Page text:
• http://www.blogger.com/profile/15824217102632813598 Tanit-Isis

    This is so funny and beautiful! I always read the magazine covers at the checkout—avidly. I wouldn't be caught dead actually *buying* one, but they're pretty much impossible not to read.It reminds me a little of my experience learning to drive. I had a couple of (minor) accidents when I was first learning to drive as a teen, that put me off it for the better part of a decade. When I did finally get my licence, in my mid-twenties, I found driving incredibly stressful. I could do it, but it caused me intense anxiety; every stop-sign, left turn, parking job left my heart beating like crazy.Then, we moved to a much bigger city. And oddly, despite the traffic being much more intense, my anxiety about driving was much less. I realized that most of my anxiety was triggered by particular places in my hometown—not the actual process of driving itself. Changing location removed the triggers, the anxiety went away—and months later, returning home for a visit, all I could do was laugh at how stressed out I used to get. It's an amazing, beautiful feeling when you truly conquer an anxiety…. which doesn't really relate to the religious aspect, at all, except that so many of our anxieties are self-created and silly, from the outside. Unfortunately that doesn't make it any easier to get rid of them—I'm glad leaving religion has helped you with yours! :)

  • http://www.blogger.com/profile/06401440551873070129 Elin

    I do not read the type of magazines you refer to because I find them demeaning to both women and men although I read them as a teen but at about 15-16 I realized their message and stopped reading them. I was not a Christian at the time, I just started seeing that they made women seem shallow and men just care about sex and that was what I saw in life. I was of course never forbidden to read them and I could thankfully form my own opinion in the end.I do believe we have weaknesses that we should be aware of and things that tempt us towards bad behavior and that we should be aware of this and work on betting these sides but I believe that this is up to the individual and that like your mum tell your brothers to look away is not productive. I am for example a vain person and I work on that to better myself and my relationship with god but I do not expect myself to reach perfection.

  • Anonymous

    Oh wow, I could so relate to this post! I had all those same silly inhibitions as a kid. Now when I'm stuck in line bored at the grocery store I idly read the covers of all the magazines and think nothing of it, aside from amusement as you describe. It's a much more relaxed way to face grocery shopping, that's for sure! Leah

  • ee

    It's funny, because part of that philosophy is that "men can't control their urges", so it's the woman's fault for whatever happens to her (rape, harrassment, etc). I hate that sort of reasoning, and it's disprespectiful to both genders. When I was 14 and heard it for the first time, although I identified as Christian, I knew that was off. But it was my youth pastor who told me!I tossed it for good when my extremely conservative youth pastor was convicted for raping two teenage girls. Apparently "they were asking for it." Gross!

  • Meggie

    Very interesting to read this having just read an article on 'No Longer Qivering' saying that if you tell someone over and over again that they are weak eventually they will believe it. The example they use is lifting shopping bags – someone carries them for you because you are weak and eventually you believe that you can't carry them. It makes sense that if you are told over and over that something will corrupt you, you are going to believe it and fear it.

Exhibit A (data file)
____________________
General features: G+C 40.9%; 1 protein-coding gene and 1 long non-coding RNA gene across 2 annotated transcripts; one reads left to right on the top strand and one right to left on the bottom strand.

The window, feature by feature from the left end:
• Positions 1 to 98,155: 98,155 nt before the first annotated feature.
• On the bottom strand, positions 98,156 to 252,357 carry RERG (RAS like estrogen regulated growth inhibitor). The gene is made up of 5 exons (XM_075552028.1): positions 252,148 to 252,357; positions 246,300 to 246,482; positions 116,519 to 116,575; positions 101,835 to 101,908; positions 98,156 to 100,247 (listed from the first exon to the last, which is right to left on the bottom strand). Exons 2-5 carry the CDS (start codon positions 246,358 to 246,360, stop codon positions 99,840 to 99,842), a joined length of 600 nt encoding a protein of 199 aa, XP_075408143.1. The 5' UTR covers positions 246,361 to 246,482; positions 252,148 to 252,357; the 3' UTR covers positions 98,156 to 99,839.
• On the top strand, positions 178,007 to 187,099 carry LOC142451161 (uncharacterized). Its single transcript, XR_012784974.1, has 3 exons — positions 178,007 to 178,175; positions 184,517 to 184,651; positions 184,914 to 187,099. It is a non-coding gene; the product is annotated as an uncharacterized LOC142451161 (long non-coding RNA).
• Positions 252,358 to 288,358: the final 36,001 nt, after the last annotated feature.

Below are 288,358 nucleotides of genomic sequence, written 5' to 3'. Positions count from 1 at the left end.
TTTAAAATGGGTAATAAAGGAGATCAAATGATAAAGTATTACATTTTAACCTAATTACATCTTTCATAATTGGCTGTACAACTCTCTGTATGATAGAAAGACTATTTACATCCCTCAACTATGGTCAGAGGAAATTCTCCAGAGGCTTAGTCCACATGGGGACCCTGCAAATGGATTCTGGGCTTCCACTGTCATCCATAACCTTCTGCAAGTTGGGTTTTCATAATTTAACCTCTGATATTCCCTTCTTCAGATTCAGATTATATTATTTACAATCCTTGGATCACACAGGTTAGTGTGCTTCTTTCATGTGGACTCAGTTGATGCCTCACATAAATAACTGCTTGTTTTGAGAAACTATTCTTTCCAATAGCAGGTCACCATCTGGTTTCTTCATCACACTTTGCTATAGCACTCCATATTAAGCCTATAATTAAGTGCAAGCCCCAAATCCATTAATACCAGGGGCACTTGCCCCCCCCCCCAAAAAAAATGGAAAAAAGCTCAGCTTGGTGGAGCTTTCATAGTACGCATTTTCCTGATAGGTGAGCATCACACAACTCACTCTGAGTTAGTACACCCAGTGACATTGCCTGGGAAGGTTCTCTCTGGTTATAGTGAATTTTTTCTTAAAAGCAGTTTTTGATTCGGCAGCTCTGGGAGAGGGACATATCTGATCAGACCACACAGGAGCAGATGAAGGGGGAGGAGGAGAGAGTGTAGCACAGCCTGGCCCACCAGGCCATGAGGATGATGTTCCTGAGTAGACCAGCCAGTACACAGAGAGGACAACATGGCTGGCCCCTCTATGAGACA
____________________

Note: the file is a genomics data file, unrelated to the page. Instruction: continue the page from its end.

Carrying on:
• http://www.blogger.com/profile/14097266657351609701 Jeri

    I was thinking about this subject while I flipped through Cosmo during a pedicure the other day. Seems so harmless and silly now.

  • http://www.blogger.com/profile/17967070182847617840 kisekileia

    I think this is a huge, huge contributing factor to alleged porn addiction and other problematic sexual behaviour among evangelical and fundamentalist men. People obsess over suppressing their sexuality to an unrealistic extent, and because of that, they end up obsessed with sex. If they changed their attitudes towards porn the way you changed your attitude towards those magazines, they'd be perfectly normal and functional people.

  • Steve

    The fact that such thoughts and feelings are natural and involuntary is precisely the reason why they are a "sin". Churches invent thought crimes that people are bound to commit. Then they offer a "cure", knowing with absolute certainty that people will be back soon for another dose.In the process they also make people feel ashamed and worthless, which makes them easier to control in other areas

  • Anonymous

    hahaha! I was raised almost EXACTLY the same way! And you're completely right! My brother was actually discussing this with me recently, how much "power" these extremely conservative Christians give to the magazines, the sex, the kissing, the making out etc. They put them up on a pedestal and make far bigger of an issue out of it than it should be made. Sex, period, is something that the conservative Christian church makes out into something far bigger than it was ever intended to be. So much so, that their teens are paranoid, guilt-ridden and obsessed with it. I know I was!I also felt extremely guilty looking at the magazines in the checkout aisle, and my mom taught me to turn them around if one was particularly "nudey". My family would also fast-forward any "evil" part of any movie (kissing, nudity, wet-body scenes! anything that might come across sexual or demonic). Even Prince of Egypt upset my mother because of the "Playing with the big boys now" song, so my younger siblings know when t jump up and fastforward through that song because it calls out the names of the "false" Egyptian gods. /facepalm.